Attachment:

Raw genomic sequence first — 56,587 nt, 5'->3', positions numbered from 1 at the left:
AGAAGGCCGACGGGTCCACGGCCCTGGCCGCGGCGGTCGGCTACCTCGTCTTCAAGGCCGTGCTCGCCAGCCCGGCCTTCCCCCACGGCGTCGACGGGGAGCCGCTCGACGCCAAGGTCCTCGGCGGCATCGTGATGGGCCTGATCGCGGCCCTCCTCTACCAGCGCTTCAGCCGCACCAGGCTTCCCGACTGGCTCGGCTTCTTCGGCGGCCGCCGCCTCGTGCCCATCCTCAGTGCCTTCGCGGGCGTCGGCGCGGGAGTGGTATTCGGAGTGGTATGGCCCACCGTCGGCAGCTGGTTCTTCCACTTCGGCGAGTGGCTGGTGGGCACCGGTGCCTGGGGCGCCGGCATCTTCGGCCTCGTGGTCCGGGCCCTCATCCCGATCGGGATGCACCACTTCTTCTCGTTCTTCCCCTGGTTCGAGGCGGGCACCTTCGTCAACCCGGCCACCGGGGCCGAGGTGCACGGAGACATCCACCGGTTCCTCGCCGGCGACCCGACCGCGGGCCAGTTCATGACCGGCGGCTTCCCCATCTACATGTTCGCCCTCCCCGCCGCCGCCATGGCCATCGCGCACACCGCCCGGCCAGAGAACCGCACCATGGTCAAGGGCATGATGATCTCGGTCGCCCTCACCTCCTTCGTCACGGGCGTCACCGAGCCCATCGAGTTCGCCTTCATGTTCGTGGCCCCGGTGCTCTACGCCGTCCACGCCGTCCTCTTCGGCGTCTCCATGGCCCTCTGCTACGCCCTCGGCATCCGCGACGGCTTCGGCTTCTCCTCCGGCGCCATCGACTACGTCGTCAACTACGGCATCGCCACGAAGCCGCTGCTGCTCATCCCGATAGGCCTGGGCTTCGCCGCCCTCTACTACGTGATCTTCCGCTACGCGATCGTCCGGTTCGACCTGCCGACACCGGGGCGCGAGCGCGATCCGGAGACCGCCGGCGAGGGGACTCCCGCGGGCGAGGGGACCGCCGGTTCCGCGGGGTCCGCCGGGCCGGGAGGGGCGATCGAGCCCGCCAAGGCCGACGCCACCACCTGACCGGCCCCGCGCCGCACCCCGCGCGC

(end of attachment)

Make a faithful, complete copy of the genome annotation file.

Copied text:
Raw genomic sequence first — 56,587 nt, 5'->3', positions numbered from 1 at the left:
AGAAGGCCGACGGGTCCACGGCCCTGGCCGCGGCGGTCGGCTACCTCGTCTTCAAGGCCGTGCTCGCCAGCCCGGCCTTCCCCCACGGCGTCGACGGGGAGCCGCTCGACGCCAAGGTCCTCGGCGGCATCGTGATGGGCCTGATCGCGGCCCTCCTCTACCAGCGCTTCAGCCGCACCAGGCTTCCCGACTGGCTCGGCTTCTTCGGCGGCCGCCGCCTCGTGCCCATCCTCAGTGCCTTCGCGGGCGTCGGCGCGGGAGTGGTATTCGGAGTGGTATGGCCCACCGTCGGCAGCTGGTTCTTCCACTTCGGCGAGTGGCTGGTGGGCACCGGTGCCTGGGGCGCCGGCATCTTCGGCCTCGTGGTCCGGGCCCTCATCCCGATCGGGATGCACCACTTCTTCTCGTTCTTCCCCTGGTTCGAGGCGGGCACCTTCGTCAACCCGGCCACCGGGGCCGAGGTGCACGGAGACATCCACCGGTTCCTCGCCGGCGACCCGACCGCGGGCCAGTTCATGACCGGCGGCTTCCCCATCTACATGTTCGCCCTCCCCGCCGCCGCCATGGCCATCGCGCACACCGCCCGGCCAGAGAACCGCACCATGGTCAAGGGCATGATGATCTCGGTCGCCCTCACCTCCTTCGTCACGGGCGTCACCGAGCCCATCGAGTTCGCCTTCATGTTCGTGGCCCCGGTGCTCTACGCCGTCCACGCCGTCCTCTTCGGCGTCTCCATGGCCCTCTGCTACGCCCTCGGCATCCGCGACGGCTTCGGCTTCTCCTCCGGCGCCATCGACTACGTCGTCAACTACGGCATCGCCACGAAGCCGCTGCTGCTCATCCCGATAGGCCTGGGCTTCGCCGCCCTCTACTACGTGATCTTCCGCTACGCGATCGTCCGGTTCGACCTGCCGACACCGGGGCGCGAGCGCGATCCGGAGACCGCCGGCGAGGGGACTCCCGCGGGCGAGGGGACCGCCGGTTCCGCGGGGTCCGCCGGGCCGGGAGGGGCGATCGAGCCCGCCAAGGCCGACGCCACCACCTGACCGGCCCCGCGCCGCACCCCGCGCGC